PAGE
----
Sister Kang Hanyoung was serving in the Angeles Philippines mission when she was pulled out and brought back home to Korea and reassigned to Seoul. It just so happens that we had started a new Filipino branch last year. Her service in that branch has been a great blessing to those members as well as to herself.

Elder Kim Dongmin was reassigned to us from the New York New York mission. He had been serving in the Bronx. He now is serving joyfully in a Korean city where a large Nigerian population exists. His efforts and influence in that area have been life-changing.

One sister who had an especially hard time growing up in Korea has shared with us that being brought back to her native country was heartbreaking at first, but as she has served her fellow Koreans she has developed a deep love for her homeland that she had previously lost.

Two of our elders are currently teaching a young man who is from Russia. A sister, who previously served in our mission but is now home in Russian-speaking Moldova, joins through technology on a regular basis to help teach this young man in his native tongue. He also uses Zoom to join in her Russian sacrament meetings from his home in Korea.

We are participating in “the global gathering of Israel.” Just one example: Our South Korean missionary (Elder Bae Jungil) went online and began teaching a Cameroon, Africa, woman who was now working as an engineer in New Delhi, India. She embraced the gospel and was ultimately baptized by an elder from New Zealand. Elder Bae participated and rejoiced in the baptism through technology.

If you had told me back in 1983 when I was serving in Italy, that something like this could happen, I would never have believed it!

Missionaries for The Church of Jesus Christ of Latter-day Saints in South Korea gather outdoors on their preparation day during the 2020 coronavirus pandemic, mixing spiritual uplift with physical exercise. | Ann Taylor

Physical and mental health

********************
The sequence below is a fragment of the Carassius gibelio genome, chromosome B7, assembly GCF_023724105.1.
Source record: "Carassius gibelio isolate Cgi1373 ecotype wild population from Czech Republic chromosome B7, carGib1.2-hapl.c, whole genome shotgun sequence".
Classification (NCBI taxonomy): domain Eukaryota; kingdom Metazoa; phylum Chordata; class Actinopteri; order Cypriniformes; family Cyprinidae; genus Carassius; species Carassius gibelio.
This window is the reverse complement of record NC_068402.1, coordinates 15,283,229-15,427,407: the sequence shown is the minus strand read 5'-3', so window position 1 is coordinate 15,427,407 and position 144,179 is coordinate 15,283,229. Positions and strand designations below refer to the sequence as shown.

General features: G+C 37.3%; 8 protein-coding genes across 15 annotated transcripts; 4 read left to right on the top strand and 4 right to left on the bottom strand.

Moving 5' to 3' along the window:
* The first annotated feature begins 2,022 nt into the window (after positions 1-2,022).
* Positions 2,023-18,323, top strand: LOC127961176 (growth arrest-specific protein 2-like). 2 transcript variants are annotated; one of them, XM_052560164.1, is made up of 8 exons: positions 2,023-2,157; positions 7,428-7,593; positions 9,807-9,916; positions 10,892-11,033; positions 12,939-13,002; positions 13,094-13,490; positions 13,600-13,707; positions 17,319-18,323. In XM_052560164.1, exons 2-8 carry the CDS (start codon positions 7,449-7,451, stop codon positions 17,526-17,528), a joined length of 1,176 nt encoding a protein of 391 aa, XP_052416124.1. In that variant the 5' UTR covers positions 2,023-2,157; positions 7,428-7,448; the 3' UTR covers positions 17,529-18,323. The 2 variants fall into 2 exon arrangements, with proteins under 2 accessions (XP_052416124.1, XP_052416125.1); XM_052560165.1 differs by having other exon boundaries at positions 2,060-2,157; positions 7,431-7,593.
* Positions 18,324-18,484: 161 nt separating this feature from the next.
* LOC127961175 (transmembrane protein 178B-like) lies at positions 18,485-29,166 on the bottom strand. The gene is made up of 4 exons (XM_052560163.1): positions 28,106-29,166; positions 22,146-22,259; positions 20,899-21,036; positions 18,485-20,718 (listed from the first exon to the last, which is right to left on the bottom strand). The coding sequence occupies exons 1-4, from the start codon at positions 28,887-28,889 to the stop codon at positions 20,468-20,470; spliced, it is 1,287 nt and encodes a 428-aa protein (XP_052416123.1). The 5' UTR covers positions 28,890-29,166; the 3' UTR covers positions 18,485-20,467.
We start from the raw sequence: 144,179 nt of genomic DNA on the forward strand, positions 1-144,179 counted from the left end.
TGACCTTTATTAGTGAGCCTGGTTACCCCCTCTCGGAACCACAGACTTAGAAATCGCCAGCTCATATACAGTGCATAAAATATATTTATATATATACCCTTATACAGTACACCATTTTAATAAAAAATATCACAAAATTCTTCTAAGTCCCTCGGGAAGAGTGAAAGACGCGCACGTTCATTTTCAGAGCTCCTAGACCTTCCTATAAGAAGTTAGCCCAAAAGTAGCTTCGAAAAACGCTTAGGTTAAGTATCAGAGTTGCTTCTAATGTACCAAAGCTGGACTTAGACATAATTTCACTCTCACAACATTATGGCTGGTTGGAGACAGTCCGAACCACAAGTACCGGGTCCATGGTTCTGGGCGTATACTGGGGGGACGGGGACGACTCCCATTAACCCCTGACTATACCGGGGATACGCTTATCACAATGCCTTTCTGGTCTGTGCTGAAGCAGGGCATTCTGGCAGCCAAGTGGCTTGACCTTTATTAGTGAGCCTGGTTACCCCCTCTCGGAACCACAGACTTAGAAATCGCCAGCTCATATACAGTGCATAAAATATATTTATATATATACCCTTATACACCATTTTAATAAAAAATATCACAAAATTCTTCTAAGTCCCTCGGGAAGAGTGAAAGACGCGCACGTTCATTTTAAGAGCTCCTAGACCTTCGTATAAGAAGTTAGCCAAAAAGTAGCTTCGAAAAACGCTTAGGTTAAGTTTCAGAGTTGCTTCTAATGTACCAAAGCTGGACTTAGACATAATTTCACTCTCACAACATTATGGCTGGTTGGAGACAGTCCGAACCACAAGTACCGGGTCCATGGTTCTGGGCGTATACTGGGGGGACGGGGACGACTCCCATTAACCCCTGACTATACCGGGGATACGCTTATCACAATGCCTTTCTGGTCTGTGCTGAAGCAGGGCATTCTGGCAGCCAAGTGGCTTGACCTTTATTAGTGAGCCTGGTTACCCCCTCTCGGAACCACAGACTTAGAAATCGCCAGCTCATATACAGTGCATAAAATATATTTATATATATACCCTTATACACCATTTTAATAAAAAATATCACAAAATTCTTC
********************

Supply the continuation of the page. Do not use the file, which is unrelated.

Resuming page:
We learned quickly that finding creative ways to get missionaries outside would be vital to their physical, emotional and mental health. As the virus guidelines ebbed and flowed, we created opportunities for safe mission preparation days that included biking around an island, hiking the mountain behind our home and holding outdoor zone conferences in a forest we affectionately refer to as our “Korean Sacred Grove.”

We also visited an historic monument honoring a miraculous battle fought by American Latter-day Saint soldiers. 

During the summer months, the virus seemed to almost disappear. Our missionaries were teaching and baptizing at an even higher rate than before the virus. Church meetings returned in an adapted, social-distanced manner. But the ups and downs continued. By August cases started popping up again, restrictions were put back in place but missionary work carried on — we had a new normal.

Fast forward to November. We got word that our evacuated foreign missionaries could begin to come back. Most had already finished their missions, but four have made it back. We tearfully welcomed them at the airport from 6 feet away through masks.

They had to quarantine for 14 days AGAIN! For many of them this is the third or fourth or fifth time. Their Korean brothers and sisters are excited to have them back. They bring with them energy and excitement, hope and happiness! They bring with them their love for a country they were just barely getting to know.

December has brought a new spike in the virus — more cases than ever and even stricter constraints: Five or more people gathering for social purposes is banned until Jan. 3, 2021. But there is no panic, no fear … we’ve been here before. We are at 40 missionaries and we will keep on doing what we’re doing. We will keep sharing our light.

The opportunity we have had to develop deep personal relationships with this small band of missionaries has been an indescribable blessing. We have watched them not just survive this storm but thrive. Their increased opportunity for leadership, caring for each other and reaching out to both members of the church and others in the community is preparing them to lead here in Korea for years to come.

In Korea, 2021 is the Year of the Ox. People born in the Year of the Ox are “industrious, hold their faith firmly, and are always glad to offer help.” I think this perfectly describes the aspirations of the Korea Seoul Mission for the coming year!

Note: Sister Ann Taylor is the sister of Deseret News Editor Doug Wilks.

Missionaries for The Church of Jesus Christ of Latter-day Saints in Seoul, South Korea, with President Brad Taylor and Sister Ann Taylor in the middle, are pictured in a 2020 photo. | Courtesy of Seoul Korea Mission